Researchers Nasrin Alamdari and Ebrahim Ahmadisharaf from the FAMU-FSU College of Engineering were awarded a fellowship by The Everglades Foundation to collaborate with Dr. Thomas Van Lent at the organization on a new study that explores the impact of climate change in the Everglades.
According to the researchers, existing infrastructure guided by outdated models may pose a problem in the face of climate change-induced fluctuations to the landscape.
“These physical water infrastructures were designed and operated under historical climate trends which will not necessarily happen in the future,” Alamdari said. “The operation of existing infrastructures and the planning and design of new ones need to be informed by plausible socioeconomic climate pathways.”
Alamdari and Ahmadisharaf are researchers with the college’s department of civil and environmental engineering and the RIDER Center, and will be investigating future climate variables such as rainfall and air temperature under various plausible socioeconomic pathways.
The researchers will use a community-developed diagnostic and performance metric tool for the evaluation of Earth system models with observations. The Coupled Model Intercomparison Project Phase 6 (CMIP6) is part of an international effort to project plausible pathways of the future climate based on greenhouse gas emission and socioeconomic pathways. The scenarios are proposed by the Intergovernmental Panel on Climate Change (IPCC), the leading international body of the United Nations for climate change assessments.
“The focus of my research is on advancing the characterization of floods and surface water pollution, both of which are affected by the climate change,” Ahmadisharaf said. “Changes in the intensity and seasonality of climatic variables affect the dynamics of floods.”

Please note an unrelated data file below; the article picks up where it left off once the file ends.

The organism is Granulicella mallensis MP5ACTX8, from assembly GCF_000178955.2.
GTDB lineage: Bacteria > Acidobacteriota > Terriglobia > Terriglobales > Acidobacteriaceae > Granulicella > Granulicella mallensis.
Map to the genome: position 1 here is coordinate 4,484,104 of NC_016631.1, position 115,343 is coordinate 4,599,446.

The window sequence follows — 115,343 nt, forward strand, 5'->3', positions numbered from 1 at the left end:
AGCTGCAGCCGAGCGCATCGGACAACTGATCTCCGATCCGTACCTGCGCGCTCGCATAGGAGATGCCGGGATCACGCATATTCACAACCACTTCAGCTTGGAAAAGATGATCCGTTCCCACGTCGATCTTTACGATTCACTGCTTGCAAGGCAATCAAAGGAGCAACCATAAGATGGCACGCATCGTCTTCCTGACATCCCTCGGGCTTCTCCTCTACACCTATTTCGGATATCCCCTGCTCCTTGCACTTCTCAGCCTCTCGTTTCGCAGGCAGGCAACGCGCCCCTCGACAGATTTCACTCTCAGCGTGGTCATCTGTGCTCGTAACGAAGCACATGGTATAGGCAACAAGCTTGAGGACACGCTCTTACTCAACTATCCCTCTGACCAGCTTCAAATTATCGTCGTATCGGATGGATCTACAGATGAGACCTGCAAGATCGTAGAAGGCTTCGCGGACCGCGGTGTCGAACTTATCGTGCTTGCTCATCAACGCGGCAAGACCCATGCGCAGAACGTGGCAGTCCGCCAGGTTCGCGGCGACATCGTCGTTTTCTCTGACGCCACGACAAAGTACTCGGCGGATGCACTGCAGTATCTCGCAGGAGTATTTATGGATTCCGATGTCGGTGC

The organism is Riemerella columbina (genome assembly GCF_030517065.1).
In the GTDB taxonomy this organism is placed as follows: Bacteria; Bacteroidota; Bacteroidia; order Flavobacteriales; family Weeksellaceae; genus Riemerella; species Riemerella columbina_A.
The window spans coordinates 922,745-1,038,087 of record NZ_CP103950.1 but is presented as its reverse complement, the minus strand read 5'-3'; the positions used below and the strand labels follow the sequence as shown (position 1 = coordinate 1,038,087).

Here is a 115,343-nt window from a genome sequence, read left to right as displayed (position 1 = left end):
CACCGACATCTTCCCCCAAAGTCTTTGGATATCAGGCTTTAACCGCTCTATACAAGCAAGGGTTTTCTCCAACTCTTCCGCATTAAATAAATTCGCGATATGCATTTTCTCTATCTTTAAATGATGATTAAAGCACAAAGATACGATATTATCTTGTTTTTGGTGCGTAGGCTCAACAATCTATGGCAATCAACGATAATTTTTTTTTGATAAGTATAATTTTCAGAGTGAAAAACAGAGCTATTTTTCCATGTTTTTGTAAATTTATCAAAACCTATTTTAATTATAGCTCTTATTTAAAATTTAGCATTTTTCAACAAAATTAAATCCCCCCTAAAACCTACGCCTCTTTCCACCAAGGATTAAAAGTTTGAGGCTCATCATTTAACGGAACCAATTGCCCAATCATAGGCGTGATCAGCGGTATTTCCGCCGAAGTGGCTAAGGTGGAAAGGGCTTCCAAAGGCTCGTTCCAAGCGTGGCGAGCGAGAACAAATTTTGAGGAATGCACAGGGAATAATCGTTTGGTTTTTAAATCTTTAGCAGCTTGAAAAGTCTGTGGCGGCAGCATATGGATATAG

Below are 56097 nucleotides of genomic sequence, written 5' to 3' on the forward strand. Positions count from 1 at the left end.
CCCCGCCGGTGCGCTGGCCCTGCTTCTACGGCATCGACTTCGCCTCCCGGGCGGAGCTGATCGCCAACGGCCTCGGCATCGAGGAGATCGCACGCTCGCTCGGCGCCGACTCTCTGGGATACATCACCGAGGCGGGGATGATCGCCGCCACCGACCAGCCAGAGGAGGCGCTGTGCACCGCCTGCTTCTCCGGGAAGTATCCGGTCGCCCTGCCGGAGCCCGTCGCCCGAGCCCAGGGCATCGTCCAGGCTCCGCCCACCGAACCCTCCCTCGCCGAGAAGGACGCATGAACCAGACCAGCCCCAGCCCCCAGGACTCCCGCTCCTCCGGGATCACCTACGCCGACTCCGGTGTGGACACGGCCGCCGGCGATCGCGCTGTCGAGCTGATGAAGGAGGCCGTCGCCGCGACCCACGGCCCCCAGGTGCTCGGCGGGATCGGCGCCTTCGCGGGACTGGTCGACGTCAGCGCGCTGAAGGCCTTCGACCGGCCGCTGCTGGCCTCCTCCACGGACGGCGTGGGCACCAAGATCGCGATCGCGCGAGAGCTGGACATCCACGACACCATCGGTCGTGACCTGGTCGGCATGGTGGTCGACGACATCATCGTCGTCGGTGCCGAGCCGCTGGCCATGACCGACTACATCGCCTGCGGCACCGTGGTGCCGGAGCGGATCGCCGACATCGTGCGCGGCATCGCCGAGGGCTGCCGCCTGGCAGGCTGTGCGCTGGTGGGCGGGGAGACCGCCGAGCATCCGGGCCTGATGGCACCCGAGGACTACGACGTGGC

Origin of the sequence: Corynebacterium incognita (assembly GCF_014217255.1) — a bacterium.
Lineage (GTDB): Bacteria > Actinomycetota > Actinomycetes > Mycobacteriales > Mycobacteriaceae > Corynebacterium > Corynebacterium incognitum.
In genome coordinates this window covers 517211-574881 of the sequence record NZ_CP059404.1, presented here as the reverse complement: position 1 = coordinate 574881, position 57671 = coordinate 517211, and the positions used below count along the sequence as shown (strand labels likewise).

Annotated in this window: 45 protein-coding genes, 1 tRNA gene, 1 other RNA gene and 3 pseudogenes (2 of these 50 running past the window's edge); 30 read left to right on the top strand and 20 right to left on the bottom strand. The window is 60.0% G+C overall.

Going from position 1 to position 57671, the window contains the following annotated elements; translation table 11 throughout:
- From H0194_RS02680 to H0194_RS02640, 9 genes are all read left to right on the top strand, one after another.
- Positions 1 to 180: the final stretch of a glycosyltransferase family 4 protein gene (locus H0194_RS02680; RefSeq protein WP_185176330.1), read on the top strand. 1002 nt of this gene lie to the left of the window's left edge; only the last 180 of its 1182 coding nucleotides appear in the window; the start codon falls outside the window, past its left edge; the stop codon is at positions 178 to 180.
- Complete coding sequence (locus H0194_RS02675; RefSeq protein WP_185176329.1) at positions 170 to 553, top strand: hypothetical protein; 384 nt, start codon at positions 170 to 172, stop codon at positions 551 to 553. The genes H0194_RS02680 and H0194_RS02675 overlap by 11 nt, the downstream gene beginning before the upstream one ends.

He explains, “Larger rainfalls lead to larger flood risks and more water pollution as a result of more wash off of pollutants from the land surface to the streams. Understanding these nonstationary changes is vital to predict floods and surface water pollution in the future.”
The research study will support decisions related to flood hazard mitigation and planning for water infrastructures like levees and gated spillways. The central and southern Florida water system is unique and complex and is highly managed through several canals, levees and gated spillways, according to the investigators.
The faculty members plan to produce high-resolution future climate datasets. The investigation will provide information on the impact of climate change based on hydroclimatic extremes like floods and droughts and the operation of existing physical water infrastructures across central and southern Florida.
Several agencies such as the US Army Corps of Engineers, the South Florida Water Management District, Florida Department of Environmental Protection, and National Park Service will benefit from the research.
“The ongoing Comprehensive Everglades Restoration Plan—a project to restore, preserve and protect the South Florida ecosystem—can benefit from this research,” Ahmadisharaf said. “It is multi-billion-dollar project that was developed with a limited consideration of the climate change.”